During the last four decades, drugs and their consequences have become increasingly visible, triggering a public demand for a political response. The EU has been at the forefront of balanced policy-making on drugs, walking a fine line between repression and care. It has used a carefully balanced model combining law enforcement (notably customs control, financial tracking to end money laundering and criminal justice) and health and social services.
The current European common strategy on drugs allowed certain member states such as Portugal to become global models when they decriminalised drug use. True, populist policies still yield political gain in other member states, such as France, where such rhetoric still gained momentum this year – although it is now met with increasing skepticim, including by MPs and mayors.
This European model is now threatened, by the European Commission itself, in the wake of a stronger focus on security (both in budget and in language). The commission is currently presenting to EU member states its new common strategy on drugs, for 2021-2025. While this proposal maintains a somewhat multifold approach, it is a systemic restructuring of policy, looking at it all through the lens of security, criminalisation and law enforcement.
This shift goes beyond semantics. It would structure budgetary and policy choices within the EU, and influence the funding of drug control policy in the future. But, most importantly, it would send a message to the EU’s neighbours that aggressive law enforcement would be prioritised for EU funds sent overseas. This may have catastrophic consequences in places such as the Caribbean and the Sahel. In this last region, research shows that the connection between terrorism and drug trafficking is opportunistic; a new strategy over-relying on security would not advance the response to either drug trafficking or terrorism.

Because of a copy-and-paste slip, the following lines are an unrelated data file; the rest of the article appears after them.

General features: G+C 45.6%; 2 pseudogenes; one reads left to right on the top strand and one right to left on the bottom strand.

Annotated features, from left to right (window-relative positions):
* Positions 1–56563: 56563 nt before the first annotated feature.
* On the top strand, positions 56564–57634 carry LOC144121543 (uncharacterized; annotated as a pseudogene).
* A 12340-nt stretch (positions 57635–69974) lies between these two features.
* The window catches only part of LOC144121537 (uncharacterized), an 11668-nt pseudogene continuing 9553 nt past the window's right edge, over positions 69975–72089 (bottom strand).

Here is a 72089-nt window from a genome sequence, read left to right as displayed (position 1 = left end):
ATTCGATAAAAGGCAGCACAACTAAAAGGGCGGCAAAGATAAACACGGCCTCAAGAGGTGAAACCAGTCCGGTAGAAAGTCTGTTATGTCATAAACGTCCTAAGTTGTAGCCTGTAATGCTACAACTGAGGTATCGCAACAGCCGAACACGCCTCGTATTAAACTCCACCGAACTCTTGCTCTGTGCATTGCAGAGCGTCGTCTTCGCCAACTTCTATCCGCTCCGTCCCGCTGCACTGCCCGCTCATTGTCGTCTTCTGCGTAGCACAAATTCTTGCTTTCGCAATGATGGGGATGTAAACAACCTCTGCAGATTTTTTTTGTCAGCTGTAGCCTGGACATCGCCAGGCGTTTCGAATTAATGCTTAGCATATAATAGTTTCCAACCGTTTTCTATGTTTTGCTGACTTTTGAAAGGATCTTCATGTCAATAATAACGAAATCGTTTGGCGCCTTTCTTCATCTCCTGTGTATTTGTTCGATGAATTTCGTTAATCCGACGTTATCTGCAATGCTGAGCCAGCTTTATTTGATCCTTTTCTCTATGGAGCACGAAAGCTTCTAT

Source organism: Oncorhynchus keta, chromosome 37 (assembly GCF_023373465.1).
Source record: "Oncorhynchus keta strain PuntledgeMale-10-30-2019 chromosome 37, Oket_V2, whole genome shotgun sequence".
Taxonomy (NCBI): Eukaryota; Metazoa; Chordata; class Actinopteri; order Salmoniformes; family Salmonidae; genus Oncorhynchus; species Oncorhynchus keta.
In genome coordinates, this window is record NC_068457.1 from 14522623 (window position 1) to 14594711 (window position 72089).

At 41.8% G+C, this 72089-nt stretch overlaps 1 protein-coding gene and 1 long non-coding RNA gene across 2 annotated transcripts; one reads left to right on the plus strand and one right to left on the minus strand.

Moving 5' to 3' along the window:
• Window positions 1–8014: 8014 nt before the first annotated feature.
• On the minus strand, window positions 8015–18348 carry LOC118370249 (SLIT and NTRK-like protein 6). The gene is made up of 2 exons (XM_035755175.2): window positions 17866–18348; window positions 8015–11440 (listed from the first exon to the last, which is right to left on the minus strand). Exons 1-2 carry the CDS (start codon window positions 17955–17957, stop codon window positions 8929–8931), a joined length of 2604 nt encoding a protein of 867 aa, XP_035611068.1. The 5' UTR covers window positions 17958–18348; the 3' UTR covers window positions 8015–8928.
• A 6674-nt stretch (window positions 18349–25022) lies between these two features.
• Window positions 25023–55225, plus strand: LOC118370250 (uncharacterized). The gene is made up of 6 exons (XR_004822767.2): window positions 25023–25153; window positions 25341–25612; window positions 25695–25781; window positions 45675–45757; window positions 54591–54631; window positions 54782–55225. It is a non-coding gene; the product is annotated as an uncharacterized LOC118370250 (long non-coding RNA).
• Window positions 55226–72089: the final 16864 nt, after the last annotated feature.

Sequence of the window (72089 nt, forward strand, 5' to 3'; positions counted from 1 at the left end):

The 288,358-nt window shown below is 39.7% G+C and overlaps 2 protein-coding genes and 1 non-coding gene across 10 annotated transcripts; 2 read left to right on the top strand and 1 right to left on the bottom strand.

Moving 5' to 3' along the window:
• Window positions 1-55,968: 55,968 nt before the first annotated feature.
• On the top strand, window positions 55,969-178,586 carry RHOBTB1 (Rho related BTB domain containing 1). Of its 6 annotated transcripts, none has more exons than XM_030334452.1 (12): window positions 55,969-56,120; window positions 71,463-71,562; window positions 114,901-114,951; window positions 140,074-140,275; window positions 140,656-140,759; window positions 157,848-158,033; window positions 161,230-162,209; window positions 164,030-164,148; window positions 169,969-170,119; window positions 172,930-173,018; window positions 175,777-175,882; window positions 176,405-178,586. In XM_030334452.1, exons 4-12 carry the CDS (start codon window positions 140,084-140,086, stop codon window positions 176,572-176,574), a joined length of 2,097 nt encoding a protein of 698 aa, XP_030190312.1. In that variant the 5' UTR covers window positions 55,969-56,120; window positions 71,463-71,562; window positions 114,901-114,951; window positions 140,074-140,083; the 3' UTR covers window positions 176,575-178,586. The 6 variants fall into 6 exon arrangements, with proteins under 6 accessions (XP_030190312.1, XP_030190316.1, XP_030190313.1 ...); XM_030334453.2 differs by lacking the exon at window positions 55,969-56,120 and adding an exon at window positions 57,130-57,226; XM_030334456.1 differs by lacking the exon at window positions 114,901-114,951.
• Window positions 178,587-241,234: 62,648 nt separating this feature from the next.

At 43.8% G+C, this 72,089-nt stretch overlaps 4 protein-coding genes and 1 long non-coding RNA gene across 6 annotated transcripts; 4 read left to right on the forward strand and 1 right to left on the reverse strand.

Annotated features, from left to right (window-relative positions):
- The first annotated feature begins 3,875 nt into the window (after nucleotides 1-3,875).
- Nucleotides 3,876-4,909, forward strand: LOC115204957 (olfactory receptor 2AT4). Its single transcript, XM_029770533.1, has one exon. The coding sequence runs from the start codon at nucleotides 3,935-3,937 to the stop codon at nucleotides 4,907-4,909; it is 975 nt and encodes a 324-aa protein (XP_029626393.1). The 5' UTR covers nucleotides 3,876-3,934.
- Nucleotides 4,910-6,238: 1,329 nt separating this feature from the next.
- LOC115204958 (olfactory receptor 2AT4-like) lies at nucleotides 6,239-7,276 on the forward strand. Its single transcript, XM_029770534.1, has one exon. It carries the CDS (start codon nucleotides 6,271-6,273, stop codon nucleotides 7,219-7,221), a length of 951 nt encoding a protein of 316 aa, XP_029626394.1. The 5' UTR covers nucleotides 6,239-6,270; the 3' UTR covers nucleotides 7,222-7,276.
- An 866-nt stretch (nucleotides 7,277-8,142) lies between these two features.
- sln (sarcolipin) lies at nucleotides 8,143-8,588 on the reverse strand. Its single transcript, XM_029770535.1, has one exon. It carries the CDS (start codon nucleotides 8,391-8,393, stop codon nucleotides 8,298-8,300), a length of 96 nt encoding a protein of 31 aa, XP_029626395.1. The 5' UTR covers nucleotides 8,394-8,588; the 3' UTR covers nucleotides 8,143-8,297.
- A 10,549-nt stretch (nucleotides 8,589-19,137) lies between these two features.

The security challenges facing the EU are hard to overestimate, with exacerbated conflicts and the rule of law and democratic rule increasingly questioned. The safety of European citizens needs strong and efficient mechanisms, and we commend the EC for its commitment. However, disconnecting law enforcement and welfare damages everyone’s safety: research and practice show that health and social systems provide people with a safety net before they fall into poverty, marginalisation and the illegal drug market — and eventually into a cycle of violence, crime, and incarceration.
The proposed strategy seems to try to put all the diverse, complex issues of poverty, radicalism, terrorism, separatism, transnational criminality and illegal drugs in the same basket, as if flexibility and multilevel interventions were not cornerstones of effective security policies.
But the main question is: why would the EU want to restructure its approach and align it with punitive policies that have failed everywhere? Why change the European model, which is widely recognised as one of the best existing practices?
Drug-free societies do not exist. But societies freed from violence, overincarceration and HIV can be built. The EU has been down that path, investing in local security services, community safety measures and the socioeconomic and cultural development of cities and rural communities. Having been in charge of health and security plans at the European, national and local levels, the members of the Global Commission on Drug Policy, including myself, believe that the current approach to drugs — while not perfect — is still the most effective.
The EU owes its citizens results. The EC’s new strategy promises to use a security-centred approach to reduce drug trafficking. Let us learn from the past: this new plan is set to fail.